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LOPRESTI: Holtmann adjusting to basketball life at a football school

November 22, 2017
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Chris Holtmann (AP Photo)

mike lopresti sportsCOLUMBUS, Ohio—So this is Chris Holtmann’s new coaching home. No live bulldogs, no student body dressed in blue. Not even any windows in the roof at the Schottenstein Center. And a lot of the conversation in the stands seems to be about … the football team?

Toto, I don’t think we’re at Butler anymore.

Chris Holtmann is Ohio State’s coach now, and on this night, his first batch of Buckeyes would beat Texas Southern to go 3-0 on the young season. He stood on the sideline with his arms sometimes crossed, and occasionally tried to help a shot with body English—just as he once did 175 miles west at Hinkle Fieldhouse.

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When the game was over, he and his troops joined the students in a verse of the school song, “Carmen Ohio.” Then there was a press conference, when, among his answers, was this forecast: “I don’t know that we’re always going to win pretty this year. As a matter of fact, we may not win pretty at all.”

And after that, he was headed home. But sure, there were a few moments to discuss how all this was going for the coach Butler sent to the Big Ten.

First things first. Does he know the words to “Carmen Ohio” yet?

“I’m learning them. I have the lyrics sitting on my desk right now. If we win a few more games, I think I’ll have them down. Actually, we’re going to sing it win or lose, so I’m going to be forced to know it.”

At Butler his first year, he mentioned the value of Tylenol PM to help him sleep during some restless nights. How about now?

“It’s by the bedside. I’ve got a couple of empty bottles.”

Any surprises so far?

“I’ve told people these things are shotgun weddings, they happen so quickly. I didn’t know the roster, I didn’t know much other than having a couple of conversations with Thad [former coach Matta] and Gene [athletic director Smith]. It happened so fast, inevitably you’re going to have some surprises come your way. The one thing I’ve learned—it’s really incumbent upon the head coach to be able to handle the surprises with composure, because if you don’t, it can affect the rest of your staff and it can affect the energy of your program.”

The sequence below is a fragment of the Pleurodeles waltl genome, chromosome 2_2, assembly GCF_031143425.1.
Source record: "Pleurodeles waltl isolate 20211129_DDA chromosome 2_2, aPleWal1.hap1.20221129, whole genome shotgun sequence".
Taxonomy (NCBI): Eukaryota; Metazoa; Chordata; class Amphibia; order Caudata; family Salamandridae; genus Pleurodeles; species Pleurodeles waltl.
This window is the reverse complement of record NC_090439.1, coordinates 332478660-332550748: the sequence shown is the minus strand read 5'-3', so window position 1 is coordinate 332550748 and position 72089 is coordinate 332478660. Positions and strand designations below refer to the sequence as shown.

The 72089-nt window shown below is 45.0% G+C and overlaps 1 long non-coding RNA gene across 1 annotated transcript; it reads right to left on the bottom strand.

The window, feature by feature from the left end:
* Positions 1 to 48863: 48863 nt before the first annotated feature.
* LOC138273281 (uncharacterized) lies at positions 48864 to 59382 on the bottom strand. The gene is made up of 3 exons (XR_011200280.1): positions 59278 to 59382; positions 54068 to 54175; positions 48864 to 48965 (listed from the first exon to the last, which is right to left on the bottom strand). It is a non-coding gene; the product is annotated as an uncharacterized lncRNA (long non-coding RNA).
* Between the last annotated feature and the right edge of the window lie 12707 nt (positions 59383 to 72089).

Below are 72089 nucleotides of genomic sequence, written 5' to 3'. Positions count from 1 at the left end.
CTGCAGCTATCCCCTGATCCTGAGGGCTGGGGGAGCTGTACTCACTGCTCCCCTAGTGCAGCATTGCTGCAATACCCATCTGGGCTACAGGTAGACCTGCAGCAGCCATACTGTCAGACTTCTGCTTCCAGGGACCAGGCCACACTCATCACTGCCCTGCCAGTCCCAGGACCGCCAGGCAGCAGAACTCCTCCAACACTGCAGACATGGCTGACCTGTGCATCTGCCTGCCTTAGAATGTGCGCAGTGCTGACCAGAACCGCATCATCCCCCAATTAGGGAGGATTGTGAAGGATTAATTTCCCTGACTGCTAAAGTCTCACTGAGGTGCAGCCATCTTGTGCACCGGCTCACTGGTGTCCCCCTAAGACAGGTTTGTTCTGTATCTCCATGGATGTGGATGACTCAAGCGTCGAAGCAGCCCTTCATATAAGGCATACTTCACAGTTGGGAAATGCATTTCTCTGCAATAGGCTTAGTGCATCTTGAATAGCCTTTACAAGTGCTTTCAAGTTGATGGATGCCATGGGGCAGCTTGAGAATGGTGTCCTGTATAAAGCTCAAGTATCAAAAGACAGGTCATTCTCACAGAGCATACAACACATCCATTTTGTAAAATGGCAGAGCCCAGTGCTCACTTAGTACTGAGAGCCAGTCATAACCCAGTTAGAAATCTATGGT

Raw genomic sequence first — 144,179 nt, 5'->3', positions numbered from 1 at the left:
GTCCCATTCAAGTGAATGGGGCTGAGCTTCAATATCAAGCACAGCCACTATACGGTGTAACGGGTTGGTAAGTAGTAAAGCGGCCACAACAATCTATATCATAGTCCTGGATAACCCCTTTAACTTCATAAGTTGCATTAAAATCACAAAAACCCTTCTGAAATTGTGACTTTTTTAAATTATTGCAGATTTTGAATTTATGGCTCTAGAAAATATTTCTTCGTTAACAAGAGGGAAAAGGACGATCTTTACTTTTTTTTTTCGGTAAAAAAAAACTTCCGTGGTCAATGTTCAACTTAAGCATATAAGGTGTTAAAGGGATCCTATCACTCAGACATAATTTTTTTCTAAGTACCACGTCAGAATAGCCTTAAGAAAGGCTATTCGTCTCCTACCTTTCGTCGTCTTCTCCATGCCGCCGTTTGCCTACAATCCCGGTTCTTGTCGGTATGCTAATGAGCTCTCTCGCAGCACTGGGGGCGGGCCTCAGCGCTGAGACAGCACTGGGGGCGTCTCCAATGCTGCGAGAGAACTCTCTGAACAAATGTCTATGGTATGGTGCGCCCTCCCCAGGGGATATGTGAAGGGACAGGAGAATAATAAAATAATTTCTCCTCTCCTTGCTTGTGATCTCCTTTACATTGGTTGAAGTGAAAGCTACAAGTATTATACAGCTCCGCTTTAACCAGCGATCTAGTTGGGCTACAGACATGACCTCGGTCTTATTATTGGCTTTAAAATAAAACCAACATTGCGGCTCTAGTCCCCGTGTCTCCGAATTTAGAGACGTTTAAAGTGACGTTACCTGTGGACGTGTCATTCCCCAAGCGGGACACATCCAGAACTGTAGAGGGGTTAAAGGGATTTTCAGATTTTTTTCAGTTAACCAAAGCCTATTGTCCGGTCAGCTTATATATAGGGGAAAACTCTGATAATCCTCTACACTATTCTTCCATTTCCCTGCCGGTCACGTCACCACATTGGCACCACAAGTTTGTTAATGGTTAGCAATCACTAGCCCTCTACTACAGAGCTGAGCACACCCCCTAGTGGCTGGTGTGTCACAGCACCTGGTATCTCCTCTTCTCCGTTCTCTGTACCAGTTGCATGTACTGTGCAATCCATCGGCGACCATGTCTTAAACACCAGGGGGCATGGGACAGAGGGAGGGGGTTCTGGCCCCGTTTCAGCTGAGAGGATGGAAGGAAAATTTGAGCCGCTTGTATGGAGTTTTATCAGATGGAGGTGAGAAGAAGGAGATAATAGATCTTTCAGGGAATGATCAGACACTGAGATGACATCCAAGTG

Is he the same guy he was 12 months ago?

“I hope so. I know this, I was so unbelievably blessed to be the head coach at Butler. I was blessed beyond measure with the kids, with the administration, the reception from the fans and the appreciation of what we were doing.

“You make decisions that you feel like are best, and sometimes you don’t know until 10 or 15 years down the road. I hope through all of this I remain with a certain level of gratitude. I hope that hasn’t changed. A lot of times I look at myself and think, ‘I don’t think I deserve to be in this position.’ I’ve been really fortunate to be where I’m at. I believe that. I’ve worked hard, but we all work hard.”

Is there an Ohio State Way?

“Obviously, I came from the Butler Way. Those principles—there isn’t any one particular person or program that has a monopoly on those. We want to try to bring what [principles] we believe are really important to have for a successful program. Thad did it in an unbelievable way for so many years, but there are some things in our locker room right now that we say, ‘Hey, this is what we need to be about,’ and they would probably look very similar to another place I’ve been.”

So how is it coaching where football is unquestioned king?

“It’s eye-opening. I have great appreciation for it, but it’s certainly different than anything I’ve ever experienced. The fever this time of year is incredible. It’s been unique for me, because I’ve never seen that, but I do really appreciate it, and I feel like it can be a strength for us. I had plenty of people tell me, ‘You don’t want to go there because it’s a football school.’ But I believe we can really be successful.”

Miss Hinkle a little?

“Hinkle is special; I would never say anything otherwise. Obviously, the Schott has a different feel. I feel like both places are unique in different ways. I probably haven’t coached enough games in here to fully understand what it’s going to feel like once we hopefully have some success.”

Finally, whenever Butler plays, does the Ohio State coach notice the score?

“Always. I watched the [Maryland] game last night. My wife said, ‘Hey, I’m not watching the game with you; I know you’ll be too nervous.’ So she watched it in the living room and I watched it upstairs.

“I want those guys to have a really successful year. Obviously, I’m not a part of that program anymore, but I follow them as much as I can.”

Holtmann’s first road trip with Ohio State was to the PK80 tournament. Butler was there, too. Both sides were hoping they didn’t have to meet on the court.•

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Lopresti was a columnist for USA Today and Gannett newspapers for 31 years. His column appears weekly.

 

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